3 TED Talks to Prepare Young Agency Professionals for the Workplace

By | May 21, 2014
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BrainAfter accepting a job offer with PR 20/20, I tried to read every ebook and article, and watch every video to prepare myself for what lay ahead.

But there was a hole in my preparation plan.

College life and work life operate in contrasting ways. In college, you work in short, intermittent blocks with plenty of time throughout the day to complete assignments, nap, lounge and pursue additional interests. After four years of this routine, I had grown accustomed to it.

As a young professional, however, you must be alert and active for nine to 10 hours straight. Despite my best efforts, I had underestimated the hurdles I would face with efficiency, motivation and adapting to the workplace.

These three TED talks helped me through my first year in an agency and guided me through rewiring my mindset to allow for the changes to my daily life.

1. The Happy Secret to Better Work

Shawn Achor (@shawnachor), the CEO of Good Think Inc. and an avid advocate for the powers of positive psychology, discusses the relationship between success and happiness in his talk. The current model used in most professional tracks suggests that if you work harder, you will be more successful, and thus happier.

Achor argues that in this traditional model, once your set goal is reached, your mind has already moved onto the next goal. This disables your brain from recognizing happiness and achieving its supplemental benefits. 

The new model for defining happiness and success centers on raising your positivity in the present. Doing so will give you the “happiness advantage”—the output your mind is capable of when fueled with a positive mindset.

Research shows that a positive brain performs better than a negative, neutral or stressed one and is 31% more productive.

The Takeaways:

When faced with new expectations and demands, being positive is to your brain like spinach is to Popeye: An unequivocal fuel boost.

Furthermore, employers seek the “glass half full” workers. Negative vibes are toxic to work environments and are easily spotted by colleagues. 

Get positive. Achor’s TED talk lays out five actionable items to implement daily for a more positive you.

2. The Puzzle of Motivation

Dan Pink (@danielpink) is a five-time author and ex-speechwriter for former Vice President Gore. Pink’s TED talk touches on task motivation.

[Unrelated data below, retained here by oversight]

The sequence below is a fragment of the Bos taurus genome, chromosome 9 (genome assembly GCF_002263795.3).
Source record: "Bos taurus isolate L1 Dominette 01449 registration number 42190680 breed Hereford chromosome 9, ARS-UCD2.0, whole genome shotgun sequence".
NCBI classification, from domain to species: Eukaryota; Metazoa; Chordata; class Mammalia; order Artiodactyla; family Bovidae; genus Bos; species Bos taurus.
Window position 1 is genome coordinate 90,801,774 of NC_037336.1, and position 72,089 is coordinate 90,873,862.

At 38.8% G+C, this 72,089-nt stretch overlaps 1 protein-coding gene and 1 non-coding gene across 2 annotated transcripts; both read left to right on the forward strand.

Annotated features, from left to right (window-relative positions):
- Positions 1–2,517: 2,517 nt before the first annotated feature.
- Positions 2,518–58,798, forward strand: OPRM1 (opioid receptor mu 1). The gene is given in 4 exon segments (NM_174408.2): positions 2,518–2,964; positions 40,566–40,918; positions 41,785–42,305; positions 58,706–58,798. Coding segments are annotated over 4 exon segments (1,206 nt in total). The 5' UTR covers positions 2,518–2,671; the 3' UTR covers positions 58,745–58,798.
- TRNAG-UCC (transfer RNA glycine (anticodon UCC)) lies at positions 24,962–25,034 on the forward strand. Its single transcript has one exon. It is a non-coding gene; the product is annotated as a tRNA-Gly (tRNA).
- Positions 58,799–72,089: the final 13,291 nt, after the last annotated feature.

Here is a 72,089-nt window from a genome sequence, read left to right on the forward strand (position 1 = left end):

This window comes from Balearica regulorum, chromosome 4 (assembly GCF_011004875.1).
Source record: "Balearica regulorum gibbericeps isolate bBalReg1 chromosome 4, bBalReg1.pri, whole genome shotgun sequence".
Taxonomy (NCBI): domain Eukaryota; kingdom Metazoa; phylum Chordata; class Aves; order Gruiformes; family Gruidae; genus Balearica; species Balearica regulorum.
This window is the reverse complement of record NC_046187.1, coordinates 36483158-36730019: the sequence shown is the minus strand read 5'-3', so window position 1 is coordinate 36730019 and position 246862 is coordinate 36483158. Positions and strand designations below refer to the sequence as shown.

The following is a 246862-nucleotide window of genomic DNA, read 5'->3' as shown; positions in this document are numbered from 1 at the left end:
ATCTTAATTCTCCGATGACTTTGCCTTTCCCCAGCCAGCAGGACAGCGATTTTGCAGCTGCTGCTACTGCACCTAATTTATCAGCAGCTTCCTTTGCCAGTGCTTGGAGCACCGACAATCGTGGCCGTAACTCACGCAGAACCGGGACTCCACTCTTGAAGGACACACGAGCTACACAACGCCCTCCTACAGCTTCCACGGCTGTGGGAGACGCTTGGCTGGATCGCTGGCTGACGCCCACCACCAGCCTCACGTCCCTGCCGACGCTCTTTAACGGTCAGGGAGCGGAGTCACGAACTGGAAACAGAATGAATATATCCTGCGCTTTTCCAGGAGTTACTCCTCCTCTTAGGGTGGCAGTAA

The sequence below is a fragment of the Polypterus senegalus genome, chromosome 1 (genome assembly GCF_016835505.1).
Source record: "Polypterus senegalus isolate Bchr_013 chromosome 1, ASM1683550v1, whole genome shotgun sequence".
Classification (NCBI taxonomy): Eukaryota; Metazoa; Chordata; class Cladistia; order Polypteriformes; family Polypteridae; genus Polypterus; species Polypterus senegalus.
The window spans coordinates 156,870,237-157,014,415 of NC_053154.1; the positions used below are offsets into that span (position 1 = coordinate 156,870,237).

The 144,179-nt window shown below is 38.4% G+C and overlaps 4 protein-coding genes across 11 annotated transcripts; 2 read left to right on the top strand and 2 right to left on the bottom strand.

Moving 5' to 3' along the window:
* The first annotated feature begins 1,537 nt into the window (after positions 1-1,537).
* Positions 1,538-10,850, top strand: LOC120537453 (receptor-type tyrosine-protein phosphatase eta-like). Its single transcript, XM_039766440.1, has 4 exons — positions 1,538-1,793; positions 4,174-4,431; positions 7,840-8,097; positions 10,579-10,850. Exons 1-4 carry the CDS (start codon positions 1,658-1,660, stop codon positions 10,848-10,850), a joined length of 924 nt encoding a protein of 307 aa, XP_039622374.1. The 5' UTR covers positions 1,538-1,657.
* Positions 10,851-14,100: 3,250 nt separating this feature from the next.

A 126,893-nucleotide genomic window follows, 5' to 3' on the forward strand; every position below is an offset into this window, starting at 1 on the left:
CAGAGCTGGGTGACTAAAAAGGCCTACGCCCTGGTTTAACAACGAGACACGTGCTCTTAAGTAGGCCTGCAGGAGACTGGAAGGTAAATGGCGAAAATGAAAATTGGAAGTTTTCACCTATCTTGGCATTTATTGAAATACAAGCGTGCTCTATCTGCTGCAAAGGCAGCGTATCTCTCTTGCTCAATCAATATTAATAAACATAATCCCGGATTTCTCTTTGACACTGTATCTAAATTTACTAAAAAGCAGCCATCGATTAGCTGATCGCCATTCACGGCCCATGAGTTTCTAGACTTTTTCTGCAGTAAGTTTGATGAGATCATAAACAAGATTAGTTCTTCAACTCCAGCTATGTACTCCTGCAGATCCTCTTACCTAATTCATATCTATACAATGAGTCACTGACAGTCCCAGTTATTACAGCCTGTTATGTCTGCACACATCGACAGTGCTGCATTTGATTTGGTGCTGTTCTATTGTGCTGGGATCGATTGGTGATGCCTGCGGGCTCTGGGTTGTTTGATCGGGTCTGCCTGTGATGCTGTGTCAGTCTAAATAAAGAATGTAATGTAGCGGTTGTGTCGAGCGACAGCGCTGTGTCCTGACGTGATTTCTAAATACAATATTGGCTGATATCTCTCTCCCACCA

Many companies currently use a 20th century model of external reward systems; however, Pink argues that this reward model is not suitable for 21st century jobs. Intrinsic motivation is the only way to obtain the best output from today’s employees, resulting in more dedicated, enthusiastic and productive workers. Intrinsic motivation unlocks the ability for high performance in cognitive tasks.

The Takeaways:

No matter what your employer’s stance on motivation and reward is, you can find your own intrinsic motivation, and ultimately enjoy your job and daily tasks more.

Our minds crave actions that are larger than us. Connect how the project or work matters to you, and tie your own values to its mission and goal.

3. The Power of Introverts

Susan Cain (@susancain), a former corporate lawyer and negotiations consultant, published author and self-proclaimed introvert, focuses her TED talk on the power of introverts and their place in society.

Cain explains, “Western societies favor the man of action over the man of contemplation." From a young age, we are taught that group work is highly valued and that the outgoing and talkative are more liked and popular.

But Cain argues, “There's zero correlation between being the best talker and having the best ideas.”

The Takeaways:

As a new employee, it can be difficult to find your place on the team, especially when introverted (as one-third to one-half of us in the U.S. are). Cultivate self-awareness; take note of how you work best and in what environments you’re most successful. Set yourself up for success by communicating these observations to managers, while identifying steps you can take to improve.

Whether you’re an introvert or an extrovert, take the time to recognize where you fit in. Don’t be intimidated to be the person you are. Everybody brings valuable skills to the table. 

What advice would you give to young professionals?

Image Source: Opensource.com

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